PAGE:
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2012 Yosemite Trip, Part 5 (days 9 and 10): Slide Canyon; Mule Pass; Crown, Robinson, Peeler Lakes; Kerrick Canyon, Benson Lake, Rodgers Lake

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2012 Yosemite trip; Part 1, Rockslides to Cascade Creek

Yosemite 2012 trip. Day 2: Cascade Creek to Yosemite Falls

2012 Yosemite Trip, Part 3 (days 3-5): YOsemite FAlls to Olmsted Point and May Lake

2012 Yosemite Trip, Part 4 (days 6-8); Tuolumne Meadows, Glen Aulin, Cold Canyon, Miller Lake, Matterhorn Canyon, Burro Pass

2012 Yosemite Trip, Part 5 (days 9 and 10): Slide Canyon; Mule Pass; Crown, Robinson, Peeler Lakes; Kerrick Canyon, Peeler Lake, Rogders Lake

2012 Yosemite Trip, Part 6 (days 11-13): Rodgers Lake, Rodgers Meadow, Pate Valley Grand Canyon of the Tuolumne, Waterwheel Falls, Le Conte Falls, Tuolumne Meadows

Aerial pics from plane of Northern Yosemite


Day 9

MOrning Dawned and we had quite a view of Slide Canyon and the 'Slide". It is very impressive.



We departed with our next stop being Mule Pass. This area is beautiful.



I believe that this is atop Mule Pass looking East and the next looking west.







The above pic is in Hoover Wilderness. Once over the pass you leave Yosemite. This loop outside of Yosemite past Crown, Robinson and Peeler Lakes is awesome. I am so grateful Chickon recommended this instead of the shorter path into Kerrick Canyon. This is Crown Lake in the next two pics.





The next two are Robinson Lakes, and the third is a small unnamed tarn with a beautiful blue color in the vicinity of the Robinson Lakes.



And maybe these are Robinson Lakes as well.





Peeler Lake was incredibly beautiful.



From there we re-entered Yosemite and found ourselves in the amazing Kerrick Meadow and Canyon.





The previous pic was made from where we camped that night, also shown here.



There was running water in Rancheria Creek here in this canyon, though not much.






We pack up and head down-canyon towards Seavey Pass. On the way we are treated to this jewel. I am wondering if this is Arndt Lake. (I have since learned from a couple folks that this is not Arndt, which is well off trail, but rather it is the first of the Seavey "lakes" one encounters headed south after beginning the ascent to Seavey Pass. In any case, it is beautiful!



For some reason the Seavey Pass section of this hike seemed like it went on forever. I wasn't quite sure where the pass was, but looking back at the map, it appears that it was early in the section that went up and around before heading back down to Benson Lake. It felt like I was going in circles at times. We finally made it to Benson Lake. Once in the flat, wooded area at the based of the descent, passage was tough as there were tons of trees down, many of which had not yet been trimmed back. I'm not sure if there is a plan to, but it was an amazing amount of trees down. When we saw Benson, we knew we had to get in it, and we did just that.



Benson seems completely out of place, with its deep blue water and wide white-sanded beach. We weren't quite sure what to expect though, as we had heard word from some other rangers that a group of rangers were using mules to haul in major food, drink, party and camping equipment for a large scale encampment. We saw no evidence of such. We did run into a physician who was ostensibly planning to scramble up to the top of Piute Mountain from Benson Lake after he had finished sunbathing au naturel. Not sure if he did or not. We on the other hand were planning to make it to Rogers Lake. It was getting to be late in the afternoon, and when we told this guy our plans he looked at us a bit questioningly. That should have been sufficient for us to modify our plans, but we did not. We had another 2000 feet of elevation to gain, and so we set out. We had been told that there was a flat spot near a creek crossing on the way up which would be the last chance to camp. When we got there, we thought seriously about it, but soldiered on. For one thing, one of us had gone on ahead and we had not seem him in 2-3 hours, which was unusual. We (who were lagging behind) could not imagine the source of energy that was propelling him forward at such speed when we were just about out of gas completely. Along the way, Volunteer Peek teased and taunted.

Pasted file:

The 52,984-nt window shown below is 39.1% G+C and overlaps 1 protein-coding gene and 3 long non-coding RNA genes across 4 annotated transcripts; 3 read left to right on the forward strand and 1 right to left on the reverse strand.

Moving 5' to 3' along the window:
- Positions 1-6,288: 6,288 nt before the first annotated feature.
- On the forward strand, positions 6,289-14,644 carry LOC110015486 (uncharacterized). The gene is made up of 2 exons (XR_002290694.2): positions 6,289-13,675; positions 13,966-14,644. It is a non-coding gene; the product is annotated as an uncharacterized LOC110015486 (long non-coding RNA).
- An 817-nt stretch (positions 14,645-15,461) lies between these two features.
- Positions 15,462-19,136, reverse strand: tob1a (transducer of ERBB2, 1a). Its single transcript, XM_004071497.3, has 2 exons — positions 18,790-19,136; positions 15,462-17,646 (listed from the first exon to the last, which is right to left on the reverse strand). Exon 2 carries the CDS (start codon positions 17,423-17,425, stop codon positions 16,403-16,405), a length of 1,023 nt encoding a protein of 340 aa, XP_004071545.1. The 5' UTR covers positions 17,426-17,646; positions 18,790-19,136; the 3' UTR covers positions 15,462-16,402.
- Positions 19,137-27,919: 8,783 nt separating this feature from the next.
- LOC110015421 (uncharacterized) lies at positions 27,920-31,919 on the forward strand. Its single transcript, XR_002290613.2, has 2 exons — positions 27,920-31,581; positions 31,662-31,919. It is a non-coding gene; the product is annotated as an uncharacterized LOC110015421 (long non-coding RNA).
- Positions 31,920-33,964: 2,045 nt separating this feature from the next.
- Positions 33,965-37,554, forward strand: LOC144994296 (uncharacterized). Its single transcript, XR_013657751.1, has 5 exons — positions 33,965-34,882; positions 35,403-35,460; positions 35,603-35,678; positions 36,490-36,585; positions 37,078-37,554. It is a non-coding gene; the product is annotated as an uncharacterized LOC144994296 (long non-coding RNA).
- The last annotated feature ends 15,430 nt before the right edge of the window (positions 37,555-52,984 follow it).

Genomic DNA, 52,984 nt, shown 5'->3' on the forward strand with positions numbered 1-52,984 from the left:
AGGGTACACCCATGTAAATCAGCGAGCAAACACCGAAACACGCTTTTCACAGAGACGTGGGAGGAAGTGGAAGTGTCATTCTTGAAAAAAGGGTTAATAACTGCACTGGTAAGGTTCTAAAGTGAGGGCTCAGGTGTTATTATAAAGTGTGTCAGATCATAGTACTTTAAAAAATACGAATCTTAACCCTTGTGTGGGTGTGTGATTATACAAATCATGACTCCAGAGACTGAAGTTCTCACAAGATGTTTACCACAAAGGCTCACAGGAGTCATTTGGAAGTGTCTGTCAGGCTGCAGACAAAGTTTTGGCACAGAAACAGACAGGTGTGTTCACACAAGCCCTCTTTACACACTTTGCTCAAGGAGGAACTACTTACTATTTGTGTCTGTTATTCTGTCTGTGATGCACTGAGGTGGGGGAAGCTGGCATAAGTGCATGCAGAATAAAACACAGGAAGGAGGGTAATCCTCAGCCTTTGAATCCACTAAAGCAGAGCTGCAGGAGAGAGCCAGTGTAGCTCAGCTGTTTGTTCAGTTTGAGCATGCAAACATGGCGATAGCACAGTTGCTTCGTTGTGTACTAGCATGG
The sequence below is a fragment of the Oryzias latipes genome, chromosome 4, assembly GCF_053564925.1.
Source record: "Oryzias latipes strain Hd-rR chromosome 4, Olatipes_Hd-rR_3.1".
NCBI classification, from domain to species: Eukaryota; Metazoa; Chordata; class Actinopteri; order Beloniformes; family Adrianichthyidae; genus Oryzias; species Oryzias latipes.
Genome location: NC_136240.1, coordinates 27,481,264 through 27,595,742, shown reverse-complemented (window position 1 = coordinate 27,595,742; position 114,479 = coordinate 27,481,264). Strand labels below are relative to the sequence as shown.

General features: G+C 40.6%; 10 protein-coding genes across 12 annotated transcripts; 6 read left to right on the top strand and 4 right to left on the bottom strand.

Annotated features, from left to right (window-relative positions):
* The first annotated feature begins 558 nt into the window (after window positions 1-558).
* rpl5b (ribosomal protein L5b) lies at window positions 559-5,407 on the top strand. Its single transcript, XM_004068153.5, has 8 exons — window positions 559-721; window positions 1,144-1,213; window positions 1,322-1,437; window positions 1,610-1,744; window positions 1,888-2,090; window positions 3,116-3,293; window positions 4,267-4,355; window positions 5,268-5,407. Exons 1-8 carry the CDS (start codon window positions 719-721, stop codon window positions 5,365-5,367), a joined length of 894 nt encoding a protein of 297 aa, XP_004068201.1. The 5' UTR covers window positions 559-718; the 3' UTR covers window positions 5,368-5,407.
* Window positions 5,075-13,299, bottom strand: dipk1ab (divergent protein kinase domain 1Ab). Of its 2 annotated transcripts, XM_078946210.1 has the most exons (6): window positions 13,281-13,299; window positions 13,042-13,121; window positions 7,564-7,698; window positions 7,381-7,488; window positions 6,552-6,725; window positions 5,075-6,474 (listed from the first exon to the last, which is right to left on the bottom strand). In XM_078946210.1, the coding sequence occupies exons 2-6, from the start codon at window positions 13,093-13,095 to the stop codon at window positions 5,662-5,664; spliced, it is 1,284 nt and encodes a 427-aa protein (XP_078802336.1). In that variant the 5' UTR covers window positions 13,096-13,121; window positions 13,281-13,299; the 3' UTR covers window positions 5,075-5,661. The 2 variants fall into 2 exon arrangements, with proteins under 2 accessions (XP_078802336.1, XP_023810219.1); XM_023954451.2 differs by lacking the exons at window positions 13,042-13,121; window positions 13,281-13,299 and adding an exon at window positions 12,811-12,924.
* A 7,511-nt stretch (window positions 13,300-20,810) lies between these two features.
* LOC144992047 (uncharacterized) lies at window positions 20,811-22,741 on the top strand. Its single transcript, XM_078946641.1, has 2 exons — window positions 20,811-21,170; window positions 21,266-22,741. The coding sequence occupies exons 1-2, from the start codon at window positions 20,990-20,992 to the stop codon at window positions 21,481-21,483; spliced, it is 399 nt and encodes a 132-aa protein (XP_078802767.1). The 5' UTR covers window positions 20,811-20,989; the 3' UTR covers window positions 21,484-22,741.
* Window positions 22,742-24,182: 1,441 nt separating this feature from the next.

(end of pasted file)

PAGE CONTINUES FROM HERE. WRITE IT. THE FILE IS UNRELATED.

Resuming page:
This look by one of the nephews pretty much sums it up.



We actually grew a bit worried as we continued to not meet my other nephew and darkness was quickly falling. Finally, we met him at a trail junction, and in the moonlit twilight we continued onwards. Finally, we had to put on the headlamps as it became completely dark well before we headed up the turnoff to cross over and down towards Rodgers Lake. When we got to Rodgers Lake, it was so dark we could not see any lake at all. WE felt around until we found something we thought was a suitable campsite. We discovered the water we got to filter was filled with visible living things. This was the first time we had seen these things and are not sure what they were. AT this point we had switched to our Steri-pen, and there was some concern as to whether the Steri-pen would work on things this large. (They were small, but visible). Our efforts at pre-filtering did not remove these critters. Whatever they were, we survived. It wasn't until the next morning that we saw Rodgers Lake for the first time.